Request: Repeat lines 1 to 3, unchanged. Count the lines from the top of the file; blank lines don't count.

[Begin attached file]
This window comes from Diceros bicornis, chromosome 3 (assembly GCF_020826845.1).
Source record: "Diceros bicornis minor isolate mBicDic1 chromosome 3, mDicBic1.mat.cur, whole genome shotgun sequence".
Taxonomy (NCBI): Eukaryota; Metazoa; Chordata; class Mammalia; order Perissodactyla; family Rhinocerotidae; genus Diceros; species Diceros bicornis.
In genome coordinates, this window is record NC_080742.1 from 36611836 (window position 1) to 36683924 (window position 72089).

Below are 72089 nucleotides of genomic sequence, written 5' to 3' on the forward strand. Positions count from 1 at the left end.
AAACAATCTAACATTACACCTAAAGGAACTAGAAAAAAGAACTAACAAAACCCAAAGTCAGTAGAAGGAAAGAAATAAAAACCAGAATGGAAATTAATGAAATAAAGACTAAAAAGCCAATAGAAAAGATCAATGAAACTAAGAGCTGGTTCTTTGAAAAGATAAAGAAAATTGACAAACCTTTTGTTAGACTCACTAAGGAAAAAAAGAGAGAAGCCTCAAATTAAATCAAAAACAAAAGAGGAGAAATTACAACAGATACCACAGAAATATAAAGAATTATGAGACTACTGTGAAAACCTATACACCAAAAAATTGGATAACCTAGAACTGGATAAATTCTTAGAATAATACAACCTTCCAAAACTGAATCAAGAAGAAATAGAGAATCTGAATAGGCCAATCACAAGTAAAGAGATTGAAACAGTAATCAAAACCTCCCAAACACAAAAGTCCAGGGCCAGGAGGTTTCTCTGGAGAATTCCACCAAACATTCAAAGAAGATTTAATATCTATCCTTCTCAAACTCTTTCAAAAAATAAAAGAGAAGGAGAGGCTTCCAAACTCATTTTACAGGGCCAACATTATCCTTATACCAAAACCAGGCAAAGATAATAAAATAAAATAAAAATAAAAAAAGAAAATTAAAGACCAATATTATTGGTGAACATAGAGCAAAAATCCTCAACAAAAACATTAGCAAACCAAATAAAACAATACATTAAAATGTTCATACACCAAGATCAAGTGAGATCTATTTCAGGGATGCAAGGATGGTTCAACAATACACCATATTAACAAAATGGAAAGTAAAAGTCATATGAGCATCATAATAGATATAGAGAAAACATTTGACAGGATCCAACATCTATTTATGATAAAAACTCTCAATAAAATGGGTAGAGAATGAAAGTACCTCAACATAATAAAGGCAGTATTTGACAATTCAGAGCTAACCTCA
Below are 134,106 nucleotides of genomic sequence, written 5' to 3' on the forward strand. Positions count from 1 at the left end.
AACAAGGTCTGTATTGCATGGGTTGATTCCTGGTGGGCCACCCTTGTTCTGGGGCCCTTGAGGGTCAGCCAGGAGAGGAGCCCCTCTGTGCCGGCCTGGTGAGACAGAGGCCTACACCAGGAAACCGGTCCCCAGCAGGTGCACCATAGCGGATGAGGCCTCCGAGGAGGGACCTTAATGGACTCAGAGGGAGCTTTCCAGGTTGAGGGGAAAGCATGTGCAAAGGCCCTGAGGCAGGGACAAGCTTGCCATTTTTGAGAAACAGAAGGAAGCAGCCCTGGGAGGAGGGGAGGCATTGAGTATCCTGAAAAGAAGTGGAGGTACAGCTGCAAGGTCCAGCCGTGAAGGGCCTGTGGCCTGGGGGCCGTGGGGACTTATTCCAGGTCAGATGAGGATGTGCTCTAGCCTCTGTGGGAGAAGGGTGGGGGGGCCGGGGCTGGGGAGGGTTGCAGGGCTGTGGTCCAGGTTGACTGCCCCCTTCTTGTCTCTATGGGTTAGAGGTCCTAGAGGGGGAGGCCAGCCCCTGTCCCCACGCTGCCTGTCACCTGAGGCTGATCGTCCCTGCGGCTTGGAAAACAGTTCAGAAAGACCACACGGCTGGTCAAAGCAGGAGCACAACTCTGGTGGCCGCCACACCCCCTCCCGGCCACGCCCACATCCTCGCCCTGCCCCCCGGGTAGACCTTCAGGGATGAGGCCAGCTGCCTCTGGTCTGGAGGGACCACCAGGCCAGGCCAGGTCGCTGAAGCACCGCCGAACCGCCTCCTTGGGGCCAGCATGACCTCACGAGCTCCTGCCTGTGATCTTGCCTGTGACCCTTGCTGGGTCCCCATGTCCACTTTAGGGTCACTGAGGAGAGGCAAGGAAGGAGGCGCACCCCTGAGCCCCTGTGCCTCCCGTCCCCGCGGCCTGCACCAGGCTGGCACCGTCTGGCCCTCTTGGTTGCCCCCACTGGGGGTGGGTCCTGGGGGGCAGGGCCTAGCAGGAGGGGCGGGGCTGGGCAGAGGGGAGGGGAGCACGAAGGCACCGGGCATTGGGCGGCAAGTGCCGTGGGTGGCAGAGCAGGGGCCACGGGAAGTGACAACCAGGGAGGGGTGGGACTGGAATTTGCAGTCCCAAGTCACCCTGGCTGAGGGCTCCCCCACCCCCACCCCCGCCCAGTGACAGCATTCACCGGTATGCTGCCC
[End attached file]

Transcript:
This window comes from Diceros bicornis, chromosome 3 (assembly GCF_020826845.1).
Source record: "Diceros bicornis minor isolate mBicDic1 chromosome 3, mDicBic1.mat.cur, whole genome shotgun sequence".
Taxonomy (NCBI): Eukaryota; Metazoa; Chordata; class Mammalia; order Perissodactyla; family Rhinocerotidae; genus Diceros; species Diceros bicornis.